US6001125 *Mar 18, 1998Dec 14, 1999Meadox Medicals, Inc.PTFE vascular prosthesis and method of manufacture
US6025044 *Mar 2, 1994Feb 15, 2000W. L. Gore & Associates, Inc.Thin-wall polytetrafluoroethylene tube
US6027779 *May 24, 1994Feb 22, 2000W. L. Gore & Associates, Inc.Thin-wall polytetrafluoroethylene tube
US6027811 *Jun 7, 1995Feb 22, 2000W. L. Gore & Associates, Inc.Thin-wall intraluminal graft
US6036724 *Jan 16, 1998Mar 14, 2000Meadox Medicals, Inc.PTFE vascular graft and method of manufacture
US6080198 *Nov 4, 1997Jun 27, 2000Meadox Medicals, Inc.Method for forming a yarn wrapped PTFE tubular prosthesis
US6159565 *Aug 18, 1993Dec 12, 2000W. L. Gore & Associates, Inc.Useful as a lining for blood vessels or other body conduits
US6428571Mar 14, 2000Aug 6, 2002Scimed Life Systems, Inc.Self-sealing PTFE vascular graft and manufacturing methods
US6719783Aug 5, 2002Apr 13, 2004Scimed Life Systems, Inc.PTFE vascular graft and method of manufacture
US6827737Sep 25, 2001Dec 7, 2004Scimed Life Systems, Inc.EPTFE covering for endovascular prostheses and method of manufacture
US6878329 *Jul 30, 2002Apr 12, 2005Advanced Cardiovascular Systems, Inc.Wrapping a sheet of a fluoropolymeric material on a mandrel having metallic core jacket of a polyimide material on an outer surface of the metallic core; heating to fuse sections of the wrapped sheet together to form tube; removing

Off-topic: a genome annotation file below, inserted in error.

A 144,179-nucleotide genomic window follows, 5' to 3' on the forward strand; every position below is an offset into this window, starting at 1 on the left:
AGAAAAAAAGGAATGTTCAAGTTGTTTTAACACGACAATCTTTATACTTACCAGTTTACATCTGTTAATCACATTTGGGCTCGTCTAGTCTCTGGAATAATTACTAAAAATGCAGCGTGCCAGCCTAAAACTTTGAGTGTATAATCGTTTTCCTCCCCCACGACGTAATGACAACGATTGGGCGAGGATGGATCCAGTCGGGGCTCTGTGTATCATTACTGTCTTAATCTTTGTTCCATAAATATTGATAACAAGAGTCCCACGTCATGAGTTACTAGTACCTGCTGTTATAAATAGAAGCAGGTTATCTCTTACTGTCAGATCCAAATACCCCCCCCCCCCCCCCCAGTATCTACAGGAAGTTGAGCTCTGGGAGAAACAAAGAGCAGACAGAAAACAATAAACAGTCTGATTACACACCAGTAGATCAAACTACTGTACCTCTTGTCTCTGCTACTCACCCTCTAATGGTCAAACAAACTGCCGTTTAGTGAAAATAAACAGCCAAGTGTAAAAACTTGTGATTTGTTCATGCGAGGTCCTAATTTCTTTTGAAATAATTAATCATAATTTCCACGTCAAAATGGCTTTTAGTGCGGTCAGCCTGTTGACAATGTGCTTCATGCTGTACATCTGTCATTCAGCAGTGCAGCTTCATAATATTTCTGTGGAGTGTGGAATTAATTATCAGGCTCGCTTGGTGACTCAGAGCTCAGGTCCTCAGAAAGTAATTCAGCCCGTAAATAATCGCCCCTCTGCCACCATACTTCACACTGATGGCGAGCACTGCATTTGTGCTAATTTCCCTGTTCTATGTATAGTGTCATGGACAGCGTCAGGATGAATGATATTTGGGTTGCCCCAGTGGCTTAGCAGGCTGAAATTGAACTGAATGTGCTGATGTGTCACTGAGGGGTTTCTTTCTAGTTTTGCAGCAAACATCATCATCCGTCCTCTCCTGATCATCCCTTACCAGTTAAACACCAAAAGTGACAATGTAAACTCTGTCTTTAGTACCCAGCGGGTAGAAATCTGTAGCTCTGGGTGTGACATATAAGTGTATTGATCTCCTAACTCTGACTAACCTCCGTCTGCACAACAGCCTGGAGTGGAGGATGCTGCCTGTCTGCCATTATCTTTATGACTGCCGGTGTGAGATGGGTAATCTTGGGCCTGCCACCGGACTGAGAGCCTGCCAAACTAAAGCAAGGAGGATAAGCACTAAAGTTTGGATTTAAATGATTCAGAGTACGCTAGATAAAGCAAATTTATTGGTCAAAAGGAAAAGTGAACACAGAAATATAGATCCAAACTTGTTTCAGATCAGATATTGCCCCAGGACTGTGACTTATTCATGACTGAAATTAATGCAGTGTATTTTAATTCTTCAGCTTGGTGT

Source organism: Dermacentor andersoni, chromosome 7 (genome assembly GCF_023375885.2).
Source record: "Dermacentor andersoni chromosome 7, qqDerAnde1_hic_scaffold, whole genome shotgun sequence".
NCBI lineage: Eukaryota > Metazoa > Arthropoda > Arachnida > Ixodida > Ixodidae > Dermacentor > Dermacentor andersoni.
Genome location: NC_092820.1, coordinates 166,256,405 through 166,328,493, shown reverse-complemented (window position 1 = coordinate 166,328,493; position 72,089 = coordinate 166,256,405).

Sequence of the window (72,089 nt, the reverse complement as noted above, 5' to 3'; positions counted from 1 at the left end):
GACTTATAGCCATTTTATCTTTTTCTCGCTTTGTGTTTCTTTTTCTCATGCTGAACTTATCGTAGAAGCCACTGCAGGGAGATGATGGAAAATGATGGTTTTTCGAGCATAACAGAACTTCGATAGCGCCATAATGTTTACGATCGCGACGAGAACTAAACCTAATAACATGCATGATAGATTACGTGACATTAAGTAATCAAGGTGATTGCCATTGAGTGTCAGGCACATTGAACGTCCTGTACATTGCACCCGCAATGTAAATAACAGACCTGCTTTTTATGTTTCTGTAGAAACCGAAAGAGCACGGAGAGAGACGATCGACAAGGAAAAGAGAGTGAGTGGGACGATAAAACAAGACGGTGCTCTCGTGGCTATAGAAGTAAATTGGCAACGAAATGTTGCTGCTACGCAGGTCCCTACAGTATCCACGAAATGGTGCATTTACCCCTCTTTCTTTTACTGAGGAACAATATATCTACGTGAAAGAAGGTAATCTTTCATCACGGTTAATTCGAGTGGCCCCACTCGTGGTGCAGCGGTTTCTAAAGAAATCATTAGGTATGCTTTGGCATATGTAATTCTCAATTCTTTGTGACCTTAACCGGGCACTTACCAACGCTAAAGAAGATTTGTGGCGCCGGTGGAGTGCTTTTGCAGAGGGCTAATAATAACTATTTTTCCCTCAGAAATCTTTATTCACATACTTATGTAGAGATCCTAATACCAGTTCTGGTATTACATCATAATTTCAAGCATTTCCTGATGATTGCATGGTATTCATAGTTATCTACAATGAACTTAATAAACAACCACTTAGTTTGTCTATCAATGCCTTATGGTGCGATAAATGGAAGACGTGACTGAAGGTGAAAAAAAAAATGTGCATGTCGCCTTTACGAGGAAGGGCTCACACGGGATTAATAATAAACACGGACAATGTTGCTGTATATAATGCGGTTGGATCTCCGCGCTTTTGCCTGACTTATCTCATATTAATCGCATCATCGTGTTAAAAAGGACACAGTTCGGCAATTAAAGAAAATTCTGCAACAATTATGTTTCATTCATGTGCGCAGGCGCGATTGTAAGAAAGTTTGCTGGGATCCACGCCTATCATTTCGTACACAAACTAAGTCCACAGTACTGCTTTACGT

US7120502Feb 21, 2003Oct 10, 2006Medtronic, Inc.Shaft constructions for a medical device
US7244271Apr 9, 2004Jul 17, 2007Boston Scientific Scimed, Inc.Self-sealing PTFE vascular graft and manufacturing methods
US7279208Feb 22, 2000Oct 9, 2007Gore Enterprise Holdings, IncThin-wall polytetrafluoroethylene tube
US7550053 *Feb 2, 2007Jun 23, 2009Ilh, LlcCatheters with lubricious linings and methods for making and using them
US7553387 *Jan 26, 2006Jun 30, 2009Ilh, LlcCoating surface of thin sheet with hydrophilic coating, rolling sheet such that side edges are disposed adjacent one another and hydrophilic coating is disposed inwardly, creating longitudinal seam along side edges of rolled thin sheet to create sleeve, attaching tubular structure around sleeve
US7556710Jan 26, 2006Jul 7, 2009Ilh, LlcCoating surface of thin sheet with hydrophilic coating, rolling sheet such that side edges are disposed adjacent one another and hydrophilic coating is disposed inwardly, creating longitudinal seam along side edges of rolled thin sheet to create sleeve, attaching tubular structure around sleeve
US7785434Jun 22, 2009Aug 31, 2010Ilh, LlcCatheters with lubricious linings and methods for making and using them
US8003180Oct 2, 2007Aug 23, 2011Gore Enterprise Holdings, Inc.Thin-wall polytetrafluoroethylene tube
US8029563Nov 29, 2004Oct 4, 2011Gore Enterprise Holdings, Inc.Implantable devices with reduced needle puncture site leakage
US8070898Mar 10, 2009Dec 6, 2011Clph, LlcCatheters with lubricious linings and methods for making and using them
US8080051Jan 28, 2010Dec 20, 2011Gore Enterprise Holdings, Inc.Intraluminal stent graft
US8197530May 17, 2010Jun 12, 2012W. L. Gore & Associates, Inc.Intraluminal stent graft
US8197531May 17, 2010Jun 12, 2012W.L. Gore & Associates, Inc.Intraluminal stent graft
US8197532May 17, 2010Jun 12, 2012W. L. Gore & Associates, Inc.Intraluminal stent graft
US8221487May 17, 2010Jul 17, 2012W. L. Gore & Associates, Inc.Intraluminal stent graft